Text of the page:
Firstcard, a startup that aims to provide student-accessible banking solutions, is launching its first product — a debit card with no fees and cashback at local retailers — out of Stanford and UC Berkeley next month.
Founded by Stanford visiting scholar Kenji Niwa, the startup hopes to help college students control and minimize their student debt while teaching them smart financial habits for the future. In order to do so, Firstcard has created products that are uniquely catered to the student population. Unlike conventional bank loan products, Firstcard’s products will not require customers to have a salary or credit history.
“Existing banks ignore students because students have no salary, no credit, no money, but we are focused on students,” said Niwa, who is also an MBA student at UC Berkeley.
The startup’s first product is a debit card that has no fees, requires no minimum balance or credit history and provides up to 15% cashback at hyperlocal retailers. The card will initially be offered at Stanford and UC Berkeley. According to Niwa, Firstcard is partnering with retailers at the universities’ campuses and nearby vendors.
“Our vision is to have a world where students don’t have to worry about their finances while they’re pursuing their higher education,” said marketing intern Angelique Zoile, a UC Berkeley rising sophomore, who joined the startup to promote financial literacy among college students.
Paul Jockisch, the chief financial officer of Stanford Federal Credit Union (SFCU), sees Firstcard’s product as part of a customer-focused trend in fintech — financial technologies and innovations that compete with traditional financial services. Jockisch said financial institutions are looking for a card that makes the most sense for its customers, which includes cashback and no fees, especially for the student demographic.
“At the end of the day, people are looking to find a product that suits their behavior. And so, a way of incentivizing that behavior is, of course, cashback,” Jockisch said.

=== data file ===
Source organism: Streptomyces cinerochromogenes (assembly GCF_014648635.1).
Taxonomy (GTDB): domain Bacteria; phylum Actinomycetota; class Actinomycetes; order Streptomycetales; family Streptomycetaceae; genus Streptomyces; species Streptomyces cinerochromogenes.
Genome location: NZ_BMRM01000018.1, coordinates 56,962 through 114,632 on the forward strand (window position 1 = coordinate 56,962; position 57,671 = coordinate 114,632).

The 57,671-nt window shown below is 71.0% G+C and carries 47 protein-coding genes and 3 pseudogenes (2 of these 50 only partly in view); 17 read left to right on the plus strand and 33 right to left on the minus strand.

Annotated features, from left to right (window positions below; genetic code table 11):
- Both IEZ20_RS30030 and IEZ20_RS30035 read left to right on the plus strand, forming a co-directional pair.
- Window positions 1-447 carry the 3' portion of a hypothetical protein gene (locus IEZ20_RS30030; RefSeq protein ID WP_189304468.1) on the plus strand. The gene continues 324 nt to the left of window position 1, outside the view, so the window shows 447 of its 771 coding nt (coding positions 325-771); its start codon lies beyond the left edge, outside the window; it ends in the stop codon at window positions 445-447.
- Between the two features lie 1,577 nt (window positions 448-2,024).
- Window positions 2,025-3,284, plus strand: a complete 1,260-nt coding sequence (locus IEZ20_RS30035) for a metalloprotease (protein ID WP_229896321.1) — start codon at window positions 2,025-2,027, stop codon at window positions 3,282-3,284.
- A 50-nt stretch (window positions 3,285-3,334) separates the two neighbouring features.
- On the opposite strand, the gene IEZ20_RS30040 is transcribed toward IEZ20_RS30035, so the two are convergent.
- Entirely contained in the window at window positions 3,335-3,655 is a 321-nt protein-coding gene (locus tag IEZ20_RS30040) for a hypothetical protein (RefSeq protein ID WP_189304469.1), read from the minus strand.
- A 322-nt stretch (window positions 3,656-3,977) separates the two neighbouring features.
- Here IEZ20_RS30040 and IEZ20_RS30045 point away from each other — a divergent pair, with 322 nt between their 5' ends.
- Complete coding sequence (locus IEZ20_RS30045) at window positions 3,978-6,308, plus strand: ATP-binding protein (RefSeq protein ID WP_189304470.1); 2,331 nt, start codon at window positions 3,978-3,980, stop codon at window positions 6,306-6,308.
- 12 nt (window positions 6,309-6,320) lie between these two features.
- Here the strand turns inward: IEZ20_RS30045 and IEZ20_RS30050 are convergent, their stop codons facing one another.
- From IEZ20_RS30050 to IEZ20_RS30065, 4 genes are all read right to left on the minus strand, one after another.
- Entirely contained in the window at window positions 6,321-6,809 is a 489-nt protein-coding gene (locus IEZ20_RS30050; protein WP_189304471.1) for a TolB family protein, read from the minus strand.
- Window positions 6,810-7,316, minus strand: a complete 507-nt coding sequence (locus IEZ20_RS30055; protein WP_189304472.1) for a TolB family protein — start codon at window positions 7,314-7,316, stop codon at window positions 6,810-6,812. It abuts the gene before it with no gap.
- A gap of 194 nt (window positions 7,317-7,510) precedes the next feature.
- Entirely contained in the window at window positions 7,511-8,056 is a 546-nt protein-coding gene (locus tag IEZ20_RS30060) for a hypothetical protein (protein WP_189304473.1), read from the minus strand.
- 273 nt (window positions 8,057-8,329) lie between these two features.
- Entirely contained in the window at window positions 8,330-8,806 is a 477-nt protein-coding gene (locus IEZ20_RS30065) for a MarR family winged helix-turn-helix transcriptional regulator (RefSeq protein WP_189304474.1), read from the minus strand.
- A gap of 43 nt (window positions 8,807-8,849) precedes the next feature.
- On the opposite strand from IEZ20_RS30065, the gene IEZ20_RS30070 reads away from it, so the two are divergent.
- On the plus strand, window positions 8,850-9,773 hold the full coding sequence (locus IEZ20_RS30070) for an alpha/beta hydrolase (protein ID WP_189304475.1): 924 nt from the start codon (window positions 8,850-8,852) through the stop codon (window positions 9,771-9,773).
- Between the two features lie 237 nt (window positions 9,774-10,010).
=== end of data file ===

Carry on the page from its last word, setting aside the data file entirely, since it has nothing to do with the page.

But, according to Jockisch, Firstcard’s lack of fees for its users makes the company’s ability to earn profits an interesting challenge.
According to Zoile, Firstcard’s business model “revolves around getting compensated by vendors, through transaction and advertising fees.” The latter would come from advertising retailers in the Firstcard app, she added.
“We can also make money through interchange fees as a card issuer,” Zoile said, with future plans including building loan and credit card products for revenue from interest.
Firstcard has over 100 partnerships with local retailers for cashback, including for food, entertainment and shopping, according to its website. The debit card also comes with the Firstcard app, where customers can see a map of where the closest discounts are. The app also allows customers to track how much they have saved over one week, month or year.
In addition to working with retailers, Firstcard partners with banks to offer banking accounts. The customer-facing portion of the product, however, is still managed by Firstcard, Niwa said.
While Firstcard’s retail partnerships are part of a banking industry trend to provide customers with a wide range of benefits, the startup’s hyperlocal focus could be a challenge for retaining customers who leave the geographic area, Jockisch said.
Keeping such customers, such as students who graduate and move away, is one of Firstcard’s key goals, according to Zoile.
“We plan to [geographically] extend Firstcard to the rest of the nation. The idea is to have these postgrads still be able to enjoy cashback rewards, even after they graduate,” Zoile said, adding that the startup has plans to expand into Los Angeles and Boston.
Firstcard’s future product development plans encompass not only addressing the inclusion of students after graduation, but also that of international students.
Unlike SFCU’s student debit card, Firstcard currently requires that applicants have a social security number, which can present challenges for international students hoping to use the product. However, the startup is working to remove this requirement, according to Niwa, who had first-hand experience of this difficulty as a first-time U.S. student several years ago.
The Firstcard team is also building its own credit scoring algorithm to assess students that apply for their products, Niwa said.
The startup plans to provide a financial education program to students that, once completed, will increase their credit score and allow them to access low-interest loans. To a traditional bank, all students are the same, but Firstcard’s program and credit scoring will allow them to distinguish students’ creditworthiness, Niwa said.
With three million dollars raised to date from U.S. and Japanese venture capitalists, Firstcard plans to hire more engineers, as well as business development and regulatory professionals and interns, to develop other student-oriented products, including lending products, according to Niwa.
“By helping students save, we hope that they’re free to pursue their hopes and dreams without that financial burden looming over them,” Zoile said.